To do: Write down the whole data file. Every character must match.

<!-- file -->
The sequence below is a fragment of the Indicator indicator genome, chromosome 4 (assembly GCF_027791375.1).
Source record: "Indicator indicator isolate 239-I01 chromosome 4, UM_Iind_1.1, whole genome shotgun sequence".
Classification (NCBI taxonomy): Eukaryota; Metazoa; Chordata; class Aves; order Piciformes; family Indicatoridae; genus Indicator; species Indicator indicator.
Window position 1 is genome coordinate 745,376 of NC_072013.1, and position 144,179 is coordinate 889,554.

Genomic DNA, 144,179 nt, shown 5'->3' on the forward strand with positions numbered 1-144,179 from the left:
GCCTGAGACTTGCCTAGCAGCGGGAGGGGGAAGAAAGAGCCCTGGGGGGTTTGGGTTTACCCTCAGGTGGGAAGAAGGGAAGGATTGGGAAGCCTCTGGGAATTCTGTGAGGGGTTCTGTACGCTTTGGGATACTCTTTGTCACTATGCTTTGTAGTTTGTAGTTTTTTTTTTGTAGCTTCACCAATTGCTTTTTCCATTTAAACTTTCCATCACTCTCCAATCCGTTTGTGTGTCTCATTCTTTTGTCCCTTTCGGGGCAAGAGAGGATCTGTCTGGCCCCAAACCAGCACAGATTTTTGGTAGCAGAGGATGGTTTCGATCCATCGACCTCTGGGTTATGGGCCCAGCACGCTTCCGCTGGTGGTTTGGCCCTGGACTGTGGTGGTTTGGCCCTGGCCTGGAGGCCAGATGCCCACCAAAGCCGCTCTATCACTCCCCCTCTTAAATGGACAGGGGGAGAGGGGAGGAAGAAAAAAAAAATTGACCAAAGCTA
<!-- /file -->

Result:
The sequence below is a fragment of the Indicator indicator genome, chromosome 4 (assembly GCF_027791375.1).
Source record: "Indicator indicator isolate 239-I01 chromosome 4, UM_Iind_1.1, whole genome shotgun sequence".
Classification (NCBI taxonomy): Eukaryota; Metazoa; Chordata; class Aves; order Piciformes; family Indicatoridae; genus Indicator; species Indicator indicator.
Window position 1 is genome coordinate 745,376 of NC_072013.1, and position 144,179 is coordinate 889,554.

Genomic DNA, 144,179 nt, shown 5'->3' on the forward strand with positions numbered 1-144,179 from the left:
GCCTGAGACTTGCCTAGCAGCGGGAGGGGGAAGAAAGAGCCCTGGGGGGTTTGGGTTTACCCTCAGGTGGGAAGAAGGGAAGGATTGGGAAGCCTCTGGGAATTCTGTGAGGGGTTCTGTACGCTTTGGGATACTCTTTGTCACTATGCTTTGTAGTTTGTAGTTTTTTTTTTGTAGCTTCACCAATTGCTTTTTCCATTTAAACTTTCCATCACTCTCCAATCCGTTTGTGTGTCTCATTCTTTTGTCCCTTTCGGGGCAAGAGAGGATCTGTCTGGCCCCAAACCAGCACAGATTTTTGGTAGCAGAGGATGGTTTCGATCCATCGACCTCTGGGTTATGGGCCCAGCACGCTTCCGCTGGTGGTTTGGCCCTGGACTGTGGTGGTTTGGCCCTGGCCTGGAGGCCAGATGCCCACCAAAGCCGCTCTATCACTCCCCCTCTTAAATGGACAGGGGGAGAGGGGAGGAAGAAAAAAAAAATTGACCAAAGCTA